ITS unplugs 60 Schroeder residents

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“We’ve pretty much done this with all of the computers on the administration side,” Shah said. “This process has worked in the past, and now the question is to do it from the student side.”

Shah said the viral infections had started with a digital epidemic of the “sobigf” virus in August, but that beyond that, the actual viruses causing the problem could not be identified.

Kathy Lang, ITS chief information officer, said that further letters could be delivered to inhabitants of residence halls and university apartments depending on the success of the initial mailing.

“Basically we’re waiting to see how it goes,” Lang said.

As for the timing of the initiative, which is during midterm examinations for most classes, both Lang and Shah said that a program to limit viruses had been in the works for some time, and the large increase in network traffic had forced ITS to take the measure. Lang said the letters were a measure of last resort.

According to Lang, students can restore their connections by installing software from a CD provided by ITS. The software eliminates any viruses on the computer and installs programs to defend against viruses.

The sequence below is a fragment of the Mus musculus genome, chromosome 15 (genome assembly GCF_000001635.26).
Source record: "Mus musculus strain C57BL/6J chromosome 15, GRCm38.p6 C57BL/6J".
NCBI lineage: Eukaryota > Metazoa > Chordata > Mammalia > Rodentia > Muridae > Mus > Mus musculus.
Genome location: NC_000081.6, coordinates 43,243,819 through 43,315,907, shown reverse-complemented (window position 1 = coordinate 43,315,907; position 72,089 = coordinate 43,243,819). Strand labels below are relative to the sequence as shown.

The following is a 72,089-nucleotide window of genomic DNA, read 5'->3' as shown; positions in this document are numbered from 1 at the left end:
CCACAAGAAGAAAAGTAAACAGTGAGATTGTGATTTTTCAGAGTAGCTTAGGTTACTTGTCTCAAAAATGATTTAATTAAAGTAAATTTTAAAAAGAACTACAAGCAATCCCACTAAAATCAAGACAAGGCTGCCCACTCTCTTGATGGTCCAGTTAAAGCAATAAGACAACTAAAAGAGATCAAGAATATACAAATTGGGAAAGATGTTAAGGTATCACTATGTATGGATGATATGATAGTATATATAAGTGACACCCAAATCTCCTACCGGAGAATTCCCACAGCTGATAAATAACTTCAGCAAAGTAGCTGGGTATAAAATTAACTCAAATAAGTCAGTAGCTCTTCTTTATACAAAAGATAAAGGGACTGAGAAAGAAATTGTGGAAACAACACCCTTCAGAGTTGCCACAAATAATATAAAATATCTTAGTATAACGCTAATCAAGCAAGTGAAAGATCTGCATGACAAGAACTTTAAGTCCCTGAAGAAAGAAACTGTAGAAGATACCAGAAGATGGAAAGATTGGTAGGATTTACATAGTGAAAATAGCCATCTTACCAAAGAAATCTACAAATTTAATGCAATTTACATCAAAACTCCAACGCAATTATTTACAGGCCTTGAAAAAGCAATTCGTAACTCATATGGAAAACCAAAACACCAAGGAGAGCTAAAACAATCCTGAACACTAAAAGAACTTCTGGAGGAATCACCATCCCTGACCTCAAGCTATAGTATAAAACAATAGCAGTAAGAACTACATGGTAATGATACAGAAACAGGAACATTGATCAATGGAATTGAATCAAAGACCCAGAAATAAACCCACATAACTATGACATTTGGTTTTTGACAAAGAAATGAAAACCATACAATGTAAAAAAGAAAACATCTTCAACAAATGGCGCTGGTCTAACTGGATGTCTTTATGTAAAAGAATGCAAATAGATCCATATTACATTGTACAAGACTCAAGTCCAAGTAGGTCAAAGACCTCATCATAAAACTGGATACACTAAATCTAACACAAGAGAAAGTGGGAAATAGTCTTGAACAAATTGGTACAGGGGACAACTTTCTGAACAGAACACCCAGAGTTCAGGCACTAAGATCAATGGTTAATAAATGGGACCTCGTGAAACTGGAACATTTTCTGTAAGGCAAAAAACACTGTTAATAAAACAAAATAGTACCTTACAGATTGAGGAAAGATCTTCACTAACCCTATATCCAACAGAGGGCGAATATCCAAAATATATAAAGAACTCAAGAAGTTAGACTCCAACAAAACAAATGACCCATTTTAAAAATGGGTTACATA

Jim Lowrey, head of Library Systems and Automation for Raynor Memorial Libraries, said that the number of students affected by the initial mailing was too insignificant to show any increase in lab usage for the last week.

“There was a bulge this week,” Lowrey said, adding that it was impossible to tell whether lab usage at the facility was increased because of midterms or because of the letters.

At least one resident of the hall said that the timing of the letters had affected her midterm schedule.

Dean of Residence Life Rick Arcuri said he didn’t think the measure was a punishment, rather an action undertaken to ensure that students would have access to necessary services.

“I look at it this way,” Arcuri said. “It’s about protecting services for the entire campus. We might have to disconnect a few ports to keep services. We’re talking about thousands of messages every second.”

Arcuri said that if students did not have the time to install the programs themselves, students can schedule an appointment with technicians through Residence Life to install the software for them.

Shah said that the measure was a matter of protecting crucial network systems, and that ITS was on the side of the students.

“This is in place to protect you as a student,” Arcuri said.,”Brian O’Connor”

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